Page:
In between normal books, I am reading Bill Clegg’s Portrait of an Addict as a Young Man. Clegg was a promising young talent in the New York publishing world. He was also a crack addict, who hit, in the parlance of recovery, a very “low bottom.” He’d reached the “jumping off point,” where one can no longer imagine life with drugs or without them.
It’s not that Clegg’s book is badly written or uninformed it’s just that I’ve heard/read/seen it all before. I know the subject matter. Regardless of the drug of choice (crack, heroin, booze, pot, pills, coke, etc.), addicts are all hopelessly and painfully alike. They cannot stop doing something that will send them to a hospital, prison or the cemetery, not necessarily in that order. There’s more to it than that but, frankly, not much.
These stories are as predictable as they are blunt. First the addict recounts (in harrowing detail) his or her mind-numbing, soul-crushing descent into hell. Then there’s rehab, where we usually get a pain-filled description of withdrawal and afterward the melodramatic tale of the addict coming back to life. Unfortunately, this is usually followed by relapse. God knows why, the addict throws away his new lease on life and goes back to a place even worse than before. Finally, he and we get our reprieve, at least for the time being…enough time to write the memoir. The addict is saved and tries to stay saved, “one day at a time.”
I’ve read dozens of these memoirs and will probably read two or three a year for the rest of my life. Why? Let’s just say I need the reminders. Yet, personal reasons aside, I have a professional curiosity about addiction.
After all, is not addiction the secret fantasy of every client: that their products, brands or services become an integral part of as many people’s lives as possible? And by integral I mean critical and indispensable. The end user simply cannot or will not imagine his or her life without it…whatever it is.
A senior-most planner once told me that in order to change consumer behavior advertisers must establish, what he coined, “the routinization of belief.” I don’t know. Sounds damn close to the definition of addiction to me. I mean if you truly believe you can’t live without something you’re likely addicted to it. While this seems obvious when it comes to beer, wine and spirits the argument holds up elsewhere, too. People are addicted to coffee, cell phones, fast food, computers, chocolate, fashion, TV shows, social networks, sex, other people, diets, working out and countless other things savory and not. And all of it comes nicely packaged as brands (Starbucks), products (Ipad) and services (Equinox), which, in turn, become drugs of choice.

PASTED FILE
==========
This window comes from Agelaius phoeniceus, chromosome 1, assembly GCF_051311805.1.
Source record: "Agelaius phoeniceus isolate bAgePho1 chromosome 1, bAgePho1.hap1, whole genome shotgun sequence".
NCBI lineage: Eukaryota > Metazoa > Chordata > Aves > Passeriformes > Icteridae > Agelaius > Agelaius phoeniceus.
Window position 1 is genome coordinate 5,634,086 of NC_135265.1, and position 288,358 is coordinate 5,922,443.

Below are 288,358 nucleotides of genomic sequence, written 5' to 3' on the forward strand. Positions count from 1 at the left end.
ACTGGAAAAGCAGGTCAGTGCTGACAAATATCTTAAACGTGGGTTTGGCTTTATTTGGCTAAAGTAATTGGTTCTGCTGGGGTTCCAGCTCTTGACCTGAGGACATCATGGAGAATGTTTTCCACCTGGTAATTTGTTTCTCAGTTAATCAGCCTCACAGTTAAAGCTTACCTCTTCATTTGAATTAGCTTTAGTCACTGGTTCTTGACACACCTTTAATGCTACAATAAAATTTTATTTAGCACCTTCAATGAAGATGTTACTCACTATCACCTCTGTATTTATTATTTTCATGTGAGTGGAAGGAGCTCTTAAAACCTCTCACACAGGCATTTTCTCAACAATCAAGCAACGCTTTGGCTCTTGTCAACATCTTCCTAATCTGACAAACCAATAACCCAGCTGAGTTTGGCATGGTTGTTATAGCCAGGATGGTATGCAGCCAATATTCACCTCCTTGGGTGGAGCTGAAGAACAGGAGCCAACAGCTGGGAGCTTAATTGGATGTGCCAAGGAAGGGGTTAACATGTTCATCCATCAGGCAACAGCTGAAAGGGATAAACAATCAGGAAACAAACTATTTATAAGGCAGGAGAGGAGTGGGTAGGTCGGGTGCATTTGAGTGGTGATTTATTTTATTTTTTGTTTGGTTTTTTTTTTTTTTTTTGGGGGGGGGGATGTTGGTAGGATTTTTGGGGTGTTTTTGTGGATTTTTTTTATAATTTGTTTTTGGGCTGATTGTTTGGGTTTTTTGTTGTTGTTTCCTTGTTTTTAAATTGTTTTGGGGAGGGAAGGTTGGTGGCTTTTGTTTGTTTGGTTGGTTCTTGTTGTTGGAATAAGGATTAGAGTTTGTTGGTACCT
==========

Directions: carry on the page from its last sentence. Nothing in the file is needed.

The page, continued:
In this metaphor advertising is obviously the dealer. The product is always new and improved, better than before, life changing. If an ad can’t talk you into using, he’ll let you have a taste: buy one get one free, 50% off, one day only. Whatever it takes to get you hooked. “We make you want what you don’t need,” reads the headline on this blog, until, perhaps, you do need it.
Toward the end of Kathryn Bigelow’s The Hurt Locker the main character makes a disturbing, little speech to his infant child, essentially stating he’s lost the ability to feel love for anything except defusing bombs. It’s a poignant scene to say the least. Addicted to the adrenalin high of war, the officer becomes hopelessly caught up in it, forsaking his wife and baby boy.
A lot of stories about war portray it as hell on Earth. Hence the phrase “War is Hell.” Not so many assert war is a drug. Apocalypse Now is the other movie comes to mind that took this route. Here we got the ultimate line of dialogue: ‘I love the smell of napalm in the morning.”
I believe most of us at least comprehend how and why some people become addicted to booze and drugs. Those things make you feel good. Most folks also get how gambling works on the psyche, same as extreme sports, even sex. The risk and reward is tied together. It becomes irresistible. Literally.
The pull from something dire as war is another matter. The risks far outweigh the rewards, unless, of course, you believe –really believe- in what you’re fighting for. God bless those that do. But, in fact, the main characters in both the movies I’ve referred to do not. These soldiers have become obsessed with war –killing and saving blur together. For them, it truly is a journey into the heart of darkness. There is no turning back. We know this addiction will kill them. And we know that they know it too. That’s what makes both these movies so compelling and intense.
Being drawn to something that will kill you is one hell of a paradox. Yet, addiction is commonplace. Putting my own demons aside, I’m drawn to the concept for pragmatic reasons. As copywriters, when we exploit addictive properties from the brands we work on we are doing our jobs. When we actually create addictive properties for the brands we work on we achieve the penultimate. We become, if you’ll pardon the expression, Gods of Advertising.
Indeed, we make you want what you don’t need. Not just want, but covet. As in can’t live without it. Think Apple, Starbucks, Nike, Play Station, American Girl to name but a few. And while only precious few achieve indelible, cult-like status, many more obtain phenomenal success for periods of time. Fashion brands are notorious for this: Guess. Juicy Couture. Von Dutch. Either way, creating belief systems for places or things is a lot like starting a cult.
As many of you know, this is one of my favorite themes. Cults can be attractive when they’re built around dolls or smart phones. Potentially, they may also turn dangerous as when youths steal and spend precious dollars to acquire products they crave, like gym shoes. Defusing bombs in Iraq more perilous still.